Able Flight graduates get their wings at AirVenture

July 30, 2013

Able Flight awarded pilot wings to six new pilots at AirVenture. Shown here, left to right, are Warren Cleary, Dennis Akins, Dierdre Dacey, Andrew Kinard, and Young Choi. Not shown is Stephany Glassing.

Six brand-new pilots received their wings at a special ceremony honoring Able Flight graduates on July 30 at AirVenture.

Able Flight, a nonprofit organization that helps persons with disabilities learn to fly, has created 33 new pilots since its inception in 2006, Able Flight Executive Director Charles H. Stites said. “Our success rate is three times the national average,” owing to the quality of the instruction the student pilots receive, as well as the dedication and focus of the students themselves, he said.

Able Flight partners with Purdue University, which provides accelerating training, housing, and meals to most of the program’s participants. They trained in two Sky Arrow Light Sport Aircraft fitted with hand controls. Stites related that the local designated pilot examiner said Able Flight students are generally better prepared for their checkrides than the other private and sport pilot candidates he tests.

Receiving their wings were Dennis Atkins, who became a quadriplegic at age 14 after an accident on a trampoline; Young Choi, who contracted polio as a child in South Korea; and Warren Cleary, who had been a professional skydiving videographer before becoming paralyzed in an accident. Cleary arrived at Purdue with a third-class medical, and completed the knowledge test and private pilot checkride.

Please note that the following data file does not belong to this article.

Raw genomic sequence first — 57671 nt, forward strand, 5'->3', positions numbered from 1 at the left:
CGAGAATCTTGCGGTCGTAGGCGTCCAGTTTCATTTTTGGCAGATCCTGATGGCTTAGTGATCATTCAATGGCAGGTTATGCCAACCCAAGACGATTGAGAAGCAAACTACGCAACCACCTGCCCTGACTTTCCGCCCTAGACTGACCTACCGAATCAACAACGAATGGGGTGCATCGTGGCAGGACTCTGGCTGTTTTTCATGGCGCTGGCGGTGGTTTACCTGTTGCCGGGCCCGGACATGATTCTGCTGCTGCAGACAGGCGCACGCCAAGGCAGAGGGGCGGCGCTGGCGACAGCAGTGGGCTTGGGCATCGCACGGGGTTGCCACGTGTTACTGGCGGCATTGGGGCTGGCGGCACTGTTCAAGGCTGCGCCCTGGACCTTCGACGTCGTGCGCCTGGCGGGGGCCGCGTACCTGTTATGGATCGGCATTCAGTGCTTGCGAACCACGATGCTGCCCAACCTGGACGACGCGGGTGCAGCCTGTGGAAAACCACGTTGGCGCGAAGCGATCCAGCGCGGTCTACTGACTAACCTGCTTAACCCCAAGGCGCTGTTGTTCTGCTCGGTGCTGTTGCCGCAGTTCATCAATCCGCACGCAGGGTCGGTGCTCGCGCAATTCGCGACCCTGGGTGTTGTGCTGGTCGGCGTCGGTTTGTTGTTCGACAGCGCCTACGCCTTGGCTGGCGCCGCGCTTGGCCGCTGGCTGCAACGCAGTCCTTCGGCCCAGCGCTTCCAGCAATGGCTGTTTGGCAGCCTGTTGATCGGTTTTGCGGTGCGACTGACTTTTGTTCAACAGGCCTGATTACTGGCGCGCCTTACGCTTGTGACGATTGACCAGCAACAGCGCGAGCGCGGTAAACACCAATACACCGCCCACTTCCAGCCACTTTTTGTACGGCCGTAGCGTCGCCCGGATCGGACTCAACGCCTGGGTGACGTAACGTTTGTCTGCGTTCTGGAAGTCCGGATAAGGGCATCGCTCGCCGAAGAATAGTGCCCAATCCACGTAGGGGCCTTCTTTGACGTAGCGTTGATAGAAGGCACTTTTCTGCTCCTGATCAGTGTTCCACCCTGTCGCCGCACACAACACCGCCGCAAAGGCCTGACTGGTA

AOPA President Craig Fuller (left) pins wings on Andrew Kinard at a ceremony honoring Able Flight scholarship recipients.Also joining the ranks were Deirdre Dacey, who was diagnosed with multiple sclerosis at age 16; Lt. Andrew Kinard, who lost both legs above the knee in an encounter with an improvised explosive device while on active duty in Iraq; and Stephany Glassing, who was injured in a car accident that left her paralyzed as a teenager. Glassing was one of the very first Able Flight scholarship recipients six years ago, but recurring health problems prevented her from learning to fly until 2013. Stites praised her determination in seeing through her dream to become a pilot.

“We salute all of you,” AOPA President Craig Fuller said at the awards ceremony. Fuller presented Kinard’s wings to the wounded veteran, saying, “I want to thank you for your service to your country and your passion and love of aviation.” Kinard is the first recipient of the AOPA/Able Flight scholarship. Aerobatic Hall of Fame inductee Patty Wagstaff presented wings to Dacey and Glassing.

In addition to their new wings, the Able Flight pilots received a free subscription to ForeFlight and a Sennheiser S-1 headset.